• 44) ‘She pointed to the ocean and he looked and they saw dolphins jumping by the side of the ship.’
  • 45) ‘When curious dolphins swim around the boat, the team launches an inflatable boat.’
  • 46) ‘I think of trawlers catching dolphins in their nets.’
  • 47) ‘The former group also gave rise to various endemic lines of river dolphins.’
  • 48) ‘A dolphin leapt from the water, the drops of water sparkling and glittering.’
  • 49) ‘The purpose of the ban as stated in the accompanying documentation is to minimise dolphin mortality.’
  • 50) ‘She has also studied baboons in Kenya and dolphins off the coast of western Australia.’
  • 51) ‘The villagers say the dolphin population has halved in the past few years.’
  • 52) ‘They go to watch sperm whales spout and dive or to swim with pods of dusky dolphins.’
  • 53) ‘The company is currently investigating two locations for the project, which will eventually produce 2000 tonnes a year of dolphinfish for the export market.’
  • 54) ‘One approaching construction phase is an aquaculture project breeding dolphinfish.’
  • 55) ‘The researchers studied species, ranging from sharks to dolphinfish, that represented the different stages of fish evolution.’

Examples

  • 1) He pulled away from the F-15, then moved his plane like a porpoise.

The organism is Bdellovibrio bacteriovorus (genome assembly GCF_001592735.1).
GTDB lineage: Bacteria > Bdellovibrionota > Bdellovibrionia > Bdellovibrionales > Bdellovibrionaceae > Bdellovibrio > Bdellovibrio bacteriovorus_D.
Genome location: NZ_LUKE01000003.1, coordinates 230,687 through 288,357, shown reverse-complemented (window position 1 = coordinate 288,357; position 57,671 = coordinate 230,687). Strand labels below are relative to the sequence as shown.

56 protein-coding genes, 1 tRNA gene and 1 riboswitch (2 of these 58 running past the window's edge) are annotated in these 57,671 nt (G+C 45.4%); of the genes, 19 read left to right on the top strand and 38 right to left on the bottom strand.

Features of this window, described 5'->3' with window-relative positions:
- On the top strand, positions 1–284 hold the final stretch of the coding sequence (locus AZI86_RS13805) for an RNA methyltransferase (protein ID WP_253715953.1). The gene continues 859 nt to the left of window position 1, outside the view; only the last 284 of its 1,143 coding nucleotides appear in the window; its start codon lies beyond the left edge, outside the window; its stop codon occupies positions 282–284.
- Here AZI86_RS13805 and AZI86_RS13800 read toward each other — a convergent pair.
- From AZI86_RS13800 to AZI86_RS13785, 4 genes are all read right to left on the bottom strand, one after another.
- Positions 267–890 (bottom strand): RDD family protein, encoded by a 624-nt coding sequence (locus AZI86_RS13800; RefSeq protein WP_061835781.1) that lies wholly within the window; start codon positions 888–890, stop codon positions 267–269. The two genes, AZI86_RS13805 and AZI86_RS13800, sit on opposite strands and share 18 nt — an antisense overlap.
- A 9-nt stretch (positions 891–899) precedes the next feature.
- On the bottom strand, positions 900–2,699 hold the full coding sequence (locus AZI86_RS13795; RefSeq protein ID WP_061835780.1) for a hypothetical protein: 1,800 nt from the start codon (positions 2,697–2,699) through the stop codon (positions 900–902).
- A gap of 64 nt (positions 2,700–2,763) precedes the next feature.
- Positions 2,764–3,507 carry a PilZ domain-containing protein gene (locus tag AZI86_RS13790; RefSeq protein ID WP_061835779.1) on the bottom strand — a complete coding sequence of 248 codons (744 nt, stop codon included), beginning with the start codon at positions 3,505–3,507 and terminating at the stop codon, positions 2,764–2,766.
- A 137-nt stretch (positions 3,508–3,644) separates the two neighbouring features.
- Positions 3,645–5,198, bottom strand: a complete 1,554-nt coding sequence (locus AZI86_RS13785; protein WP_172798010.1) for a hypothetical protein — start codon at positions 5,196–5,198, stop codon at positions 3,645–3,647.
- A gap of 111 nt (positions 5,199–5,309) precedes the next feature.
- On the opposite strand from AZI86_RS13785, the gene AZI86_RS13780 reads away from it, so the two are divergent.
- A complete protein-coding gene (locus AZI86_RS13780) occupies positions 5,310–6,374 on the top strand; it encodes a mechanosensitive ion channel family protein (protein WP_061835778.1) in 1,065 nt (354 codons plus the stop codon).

• 2) Many people are of opinion that the porpoise is a variety of the dolphin.
  • 3) A porpoise is a vertical oscillation where you are just a step behind the aircraft and can't physically keep up with the machine; each control movement only serves to exaggerate the problem.
  • 4) "This," exclaimed he, "if I mistake not, augurs well; the porpoise is a fat, well-conditioned fish, a burgomaster among fishes; his looks betoken ease, plenty, and prosperity; I greatly admire this round fat fish, and doubt not but this is a happy omen of the success of our undertaking."
  • 5) The porpoise is a fish five or six feet in length, weighing from one hundred and fifty to three hundred pounds.
  • 6) The porpoise is the true dolphin, the sailor's dolphin being a fish with vertical tail, scales and gills.
  • 7) What Nairne calls a porpoise, is really the beluga, a small white whale.
  • 8) The dolphin is so uniformly miscalled porpoise, on the west coast and everywhere else, that the creature will soon come to think that it really is a porpoise.
  • 9) So-called porpoise leather is made of the skin of the white whale.
  • 10) Well, anyway, it's a porpoise, and a porpoise is a kind of shark, isn't it?
  • 11) The porpoise is the kitten of the sea; he never has a serious thought, he cares for nothing but fun and play.